Green options are transforming the US wedding industry, which is vulnerable to waste

The wedding industry is still full of waste, but a growing group of brides and grooms are pushing for more sustainable changes, from the way they invite guests to the food they serve and the clothes they wear.

The wedding resource The Knot estimates that more than two-thirds of the site’s 15,000 users have made or planned to install eco-friendly touches, including used decorations, minimizing food waste and avoiding single-use products. Nearly 1 in 3 said vendors should be more active in leading the way.

After two turbulent years for the wedding industry, Pinterest’s search for thrifty weddings has tripled and doubled for reusable wedding dress ideas, according to 2022’s wedding development report.

Lauren Kay, CEO of The Knot, said more places, restaurants and other retailers will notice.

“Many sellers are really learning about ways to be more sustainable in an effort to meet demand,” she said. “We are seeing much more interest and recognition of sustainability in all areas.

For example, Something Borrowed Blooms offers silk flowers rather than new cut flowers, which often travel long distances and are lined with non-recyclable foam. Nova by Enaura rents bridal veils. VerTerra sells bowls and compost bins from fallen palm leaves, while Pollyn, a Brooklyn plant store, uses biodegradable growing pots where more couples turn to plants instead of cut flowers.

If paper products are needed, Paper Culture makes invitations, saves dates and receipt cards using 100% recycled paper after consumption. The company offsets its carbon footprint in manufacturing and transportation with credit that puts resources back into the planet and it plants trees with every order.

For 28-year-old Anna Masiello, preparing for her May 28 wedding is an extension of the climate-friendly lifestyle she adopted a few years ago after moving from her native Italy to Portugal to earn a master’s degree in environmental sustainability.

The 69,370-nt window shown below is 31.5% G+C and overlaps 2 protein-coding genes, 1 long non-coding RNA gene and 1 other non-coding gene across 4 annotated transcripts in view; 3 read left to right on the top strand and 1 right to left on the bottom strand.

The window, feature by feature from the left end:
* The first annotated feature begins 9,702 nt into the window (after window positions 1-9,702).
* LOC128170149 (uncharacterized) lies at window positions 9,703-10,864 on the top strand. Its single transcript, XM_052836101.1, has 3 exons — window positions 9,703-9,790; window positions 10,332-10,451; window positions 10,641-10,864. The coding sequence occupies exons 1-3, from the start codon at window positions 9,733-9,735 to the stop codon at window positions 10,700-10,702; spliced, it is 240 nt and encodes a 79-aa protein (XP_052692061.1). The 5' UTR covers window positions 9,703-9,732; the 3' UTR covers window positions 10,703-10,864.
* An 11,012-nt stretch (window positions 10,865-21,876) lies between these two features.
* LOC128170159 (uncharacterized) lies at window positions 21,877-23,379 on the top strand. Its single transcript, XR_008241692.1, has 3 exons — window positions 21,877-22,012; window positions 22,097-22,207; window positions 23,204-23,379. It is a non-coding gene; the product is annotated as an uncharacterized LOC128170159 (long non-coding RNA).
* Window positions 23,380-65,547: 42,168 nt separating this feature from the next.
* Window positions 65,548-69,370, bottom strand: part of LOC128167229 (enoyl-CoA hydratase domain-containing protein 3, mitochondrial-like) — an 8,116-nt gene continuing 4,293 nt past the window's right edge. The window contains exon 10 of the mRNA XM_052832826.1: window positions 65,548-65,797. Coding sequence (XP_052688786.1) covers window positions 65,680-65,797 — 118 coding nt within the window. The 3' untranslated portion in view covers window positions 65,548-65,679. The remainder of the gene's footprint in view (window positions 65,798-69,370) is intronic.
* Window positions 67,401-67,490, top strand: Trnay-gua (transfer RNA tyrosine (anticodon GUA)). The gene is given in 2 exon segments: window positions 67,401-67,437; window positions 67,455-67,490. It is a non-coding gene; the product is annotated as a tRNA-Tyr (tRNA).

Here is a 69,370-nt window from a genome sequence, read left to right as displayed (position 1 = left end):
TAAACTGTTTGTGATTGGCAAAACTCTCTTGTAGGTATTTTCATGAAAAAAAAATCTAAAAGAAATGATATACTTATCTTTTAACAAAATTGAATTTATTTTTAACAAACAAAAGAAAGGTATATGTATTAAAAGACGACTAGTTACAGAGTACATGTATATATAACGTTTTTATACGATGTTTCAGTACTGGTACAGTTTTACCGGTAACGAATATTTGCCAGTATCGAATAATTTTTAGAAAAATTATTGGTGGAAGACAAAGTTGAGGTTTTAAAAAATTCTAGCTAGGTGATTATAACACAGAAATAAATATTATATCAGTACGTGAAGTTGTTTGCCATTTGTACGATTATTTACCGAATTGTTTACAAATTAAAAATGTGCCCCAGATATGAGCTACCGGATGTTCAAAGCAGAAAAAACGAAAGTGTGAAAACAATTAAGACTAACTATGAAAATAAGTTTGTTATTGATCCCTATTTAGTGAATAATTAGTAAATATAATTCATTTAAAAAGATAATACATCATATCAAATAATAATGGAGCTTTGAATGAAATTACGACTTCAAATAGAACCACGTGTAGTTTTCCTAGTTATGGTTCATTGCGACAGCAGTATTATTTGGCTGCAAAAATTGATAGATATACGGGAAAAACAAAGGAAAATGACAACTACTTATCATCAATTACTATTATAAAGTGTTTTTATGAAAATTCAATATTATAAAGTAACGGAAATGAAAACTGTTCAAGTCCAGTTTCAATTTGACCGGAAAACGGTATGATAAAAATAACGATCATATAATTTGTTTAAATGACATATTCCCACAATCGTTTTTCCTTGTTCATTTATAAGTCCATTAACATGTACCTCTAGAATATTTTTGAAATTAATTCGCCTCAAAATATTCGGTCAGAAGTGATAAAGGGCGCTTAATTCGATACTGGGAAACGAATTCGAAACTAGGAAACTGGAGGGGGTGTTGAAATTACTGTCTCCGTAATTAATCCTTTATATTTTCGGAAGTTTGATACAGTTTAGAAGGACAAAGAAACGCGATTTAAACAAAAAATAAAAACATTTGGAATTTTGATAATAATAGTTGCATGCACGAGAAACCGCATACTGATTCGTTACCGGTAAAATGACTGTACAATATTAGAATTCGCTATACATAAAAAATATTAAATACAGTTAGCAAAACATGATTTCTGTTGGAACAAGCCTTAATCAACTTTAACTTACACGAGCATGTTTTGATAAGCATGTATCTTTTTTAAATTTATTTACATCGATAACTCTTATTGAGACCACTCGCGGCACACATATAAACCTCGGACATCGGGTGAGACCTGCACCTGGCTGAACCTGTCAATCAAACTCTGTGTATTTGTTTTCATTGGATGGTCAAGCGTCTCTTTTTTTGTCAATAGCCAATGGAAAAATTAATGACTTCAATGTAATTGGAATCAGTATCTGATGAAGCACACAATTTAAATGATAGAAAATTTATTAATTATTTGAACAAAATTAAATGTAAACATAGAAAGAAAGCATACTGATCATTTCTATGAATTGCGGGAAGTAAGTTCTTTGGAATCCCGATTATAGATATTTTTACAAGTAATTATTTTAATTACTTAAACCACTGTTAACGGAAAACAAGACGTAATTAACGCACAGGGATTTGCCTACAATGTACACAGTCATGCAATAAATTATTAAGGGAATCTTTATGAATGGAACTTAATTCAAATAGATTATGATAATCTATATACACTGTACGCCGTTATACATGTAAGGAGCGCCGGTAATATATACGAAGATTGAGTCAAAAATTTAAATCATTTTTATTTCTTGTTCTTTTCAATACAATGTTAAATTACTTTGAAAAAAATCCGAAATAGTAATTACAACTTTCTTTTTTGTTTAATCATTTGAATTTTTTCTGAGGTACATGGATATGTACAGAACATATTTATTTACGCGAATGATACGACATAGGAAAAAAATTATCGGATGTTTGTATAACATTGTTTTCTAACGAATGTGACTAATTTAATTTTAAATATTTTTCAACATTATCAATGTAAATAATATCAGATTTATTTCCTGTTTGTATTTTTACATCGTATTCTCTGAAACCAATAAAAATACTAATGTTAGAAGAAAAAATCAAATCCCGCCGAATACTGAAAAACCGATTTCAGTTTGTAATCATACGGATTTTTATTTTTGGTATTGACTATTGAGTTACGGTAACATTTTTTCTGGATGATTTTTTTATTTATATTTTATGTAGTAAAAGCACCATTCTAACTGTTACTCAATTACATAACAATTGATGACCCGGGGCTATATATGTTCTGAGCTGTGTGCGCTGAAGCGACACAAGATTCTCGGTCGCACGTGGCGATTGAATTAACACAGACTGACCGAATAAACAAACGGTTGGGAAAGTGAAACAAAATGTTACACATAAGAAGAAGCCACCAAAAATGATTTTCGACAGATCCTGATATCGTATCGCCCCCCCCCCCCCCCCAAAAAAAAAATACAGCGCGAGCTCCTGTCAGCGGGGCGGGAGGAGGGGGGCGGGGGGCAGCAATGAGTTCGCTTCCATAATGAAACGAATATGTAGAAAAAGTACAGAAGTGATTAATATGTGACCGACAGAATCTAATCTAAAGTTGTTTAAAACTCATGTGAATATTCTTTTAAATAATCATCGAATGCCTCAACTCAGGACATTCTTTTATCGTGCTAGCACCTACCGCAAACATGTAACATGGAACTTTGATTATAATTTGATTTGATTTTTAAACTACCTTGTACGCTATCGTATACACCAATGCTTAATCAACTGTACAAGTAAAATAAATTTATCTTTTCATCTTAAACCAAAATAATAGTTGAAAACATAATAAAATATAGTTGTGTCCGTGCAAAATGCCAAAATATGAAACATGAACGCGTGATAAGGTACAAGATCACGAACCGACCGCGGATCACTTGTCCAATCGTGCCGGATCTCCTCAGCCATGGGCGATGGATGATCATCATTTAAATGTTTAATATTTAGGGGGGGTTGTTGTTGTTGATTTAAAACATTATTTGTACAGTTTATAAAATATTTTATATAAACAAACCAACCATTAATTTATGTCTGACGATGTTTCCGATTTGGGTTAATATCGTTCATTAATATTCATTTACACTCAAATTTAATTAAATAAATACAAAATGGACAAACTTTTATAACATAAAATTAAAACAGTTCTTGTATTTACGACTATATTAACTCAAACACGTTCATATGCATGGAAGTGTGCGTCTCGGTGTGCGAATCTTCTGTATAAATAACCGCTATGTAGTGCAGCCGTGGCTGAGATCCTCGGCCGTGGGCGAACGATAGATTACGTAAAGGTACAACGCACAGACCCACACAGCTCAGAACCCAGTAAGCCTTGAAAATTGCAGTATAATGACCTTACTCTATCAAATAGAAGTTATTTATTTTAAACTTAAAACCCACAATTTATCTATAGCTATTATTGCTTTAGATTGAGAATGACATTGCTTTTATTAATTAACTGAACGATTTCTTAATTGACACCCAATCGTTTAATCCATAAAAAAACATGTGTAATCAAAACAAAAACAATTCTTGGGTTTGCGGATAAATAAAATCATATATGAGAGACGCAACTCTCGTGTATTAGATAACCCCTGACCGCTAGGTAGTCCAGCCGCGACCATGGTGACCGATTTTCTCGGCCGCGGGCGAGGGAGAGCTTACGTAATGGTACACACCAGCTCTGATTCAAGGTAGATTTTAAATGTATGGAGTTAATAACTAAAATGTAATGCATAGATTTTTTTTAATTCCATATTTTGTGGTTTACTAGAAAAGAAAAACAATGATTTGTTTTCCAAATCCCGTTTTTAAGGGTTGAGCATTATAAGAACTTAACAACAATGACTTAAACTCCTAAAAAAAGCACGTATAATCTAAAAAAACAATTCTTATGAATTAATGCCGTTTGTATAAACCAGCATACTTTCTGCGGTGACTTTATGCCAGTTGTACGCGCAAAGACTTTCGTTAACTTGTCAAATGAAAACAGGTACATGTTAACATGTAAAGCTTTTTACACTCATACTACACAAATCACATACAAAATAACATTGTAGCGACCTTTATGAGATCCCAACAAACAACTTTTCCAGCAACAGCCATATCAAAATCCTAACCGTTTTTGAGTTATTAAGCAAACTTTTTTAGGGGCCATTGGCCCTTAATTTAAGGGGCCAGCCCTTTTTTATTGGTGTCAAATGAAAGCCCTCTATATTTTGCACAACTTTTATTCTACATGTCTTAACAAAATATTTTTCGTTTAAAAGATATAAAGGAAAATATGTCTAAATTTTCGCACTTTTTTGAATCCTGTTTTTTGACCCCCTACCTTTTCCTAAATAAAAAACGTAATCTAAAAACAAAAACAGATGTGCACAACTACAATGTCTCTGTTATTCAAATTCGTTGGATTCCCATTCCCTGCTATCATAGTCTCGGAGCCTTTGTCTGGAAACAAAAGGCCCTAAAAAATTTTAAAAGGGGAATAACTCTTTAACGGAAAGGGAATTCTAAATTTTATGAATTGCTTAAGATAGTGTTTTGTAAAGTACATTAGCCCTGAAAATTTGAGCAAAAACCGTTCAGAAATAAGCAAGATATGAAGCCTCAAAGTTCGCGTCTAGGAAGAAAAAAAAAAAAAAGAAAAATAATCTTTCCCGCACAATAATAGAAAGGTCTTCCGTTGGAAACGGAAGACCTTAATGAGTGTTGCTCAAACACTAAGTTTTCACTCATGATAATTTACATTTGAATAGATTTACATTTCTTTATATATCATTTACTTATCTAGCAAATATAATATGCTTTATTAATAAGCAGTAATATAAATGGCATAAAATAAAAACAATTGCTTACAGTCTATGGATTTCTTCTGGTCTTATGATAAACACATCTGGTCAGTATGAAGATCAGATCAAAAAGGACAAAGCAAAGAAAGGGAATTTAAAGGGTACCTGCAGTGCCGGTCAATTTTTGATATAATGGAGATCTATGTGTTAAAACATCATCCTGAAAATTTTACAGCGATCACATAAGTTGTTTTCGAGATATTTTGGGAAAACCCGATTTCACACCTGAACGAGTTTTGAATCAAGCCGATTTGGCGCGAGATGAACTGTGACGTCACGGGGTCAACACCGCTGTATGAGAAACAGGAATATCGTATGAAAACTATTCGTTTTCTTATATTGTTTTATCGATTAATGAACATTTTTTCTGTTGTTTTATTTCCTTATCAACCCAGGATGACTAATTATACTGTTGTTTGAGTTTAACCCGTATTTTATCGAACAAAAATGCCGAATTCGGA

“I really started learning about climate change and its real impact. We hear so much about it but sometimes it’s so overwhelming that we decide not to learn more or understand it,” she said. “I just said, okay, it’s time to act.”

She took her trip to social media, using the handle hero_to_0, in reference to zero waste, and has gathered more than 70,000 followers on TikTok and nearly 40,000 on Instagram for regular updates on her life and wedding planning.

Masiello’s natural colored wedding dress with a long skirt and matching top is made of dead linen (materials that factories or shops could not use or sell). The trousers and shirt that her fiancé will wear are used. The rings they will exchange belonged to two of their grandparents.

Her fiancé carved her engagement ring out of a tree that her parents planted when she was born. Her video about it has been viewed more than 12 million times.

The couple’s 50 guests at the outdoor ceremony in the cousin’s garden will throw confetti cut from fallen leaves and the decoration will include wood, used glass jars and plants from the garden. Instead of paper products, they went digital. And no favors will be delivered. To help remove the carbon footprint from some of the guests’ flights, the couple plans to plant trees.

Not all of Masiello’s reactions on social media have been positive. Some have mocked her efforts. But she has taken this conversation to heart.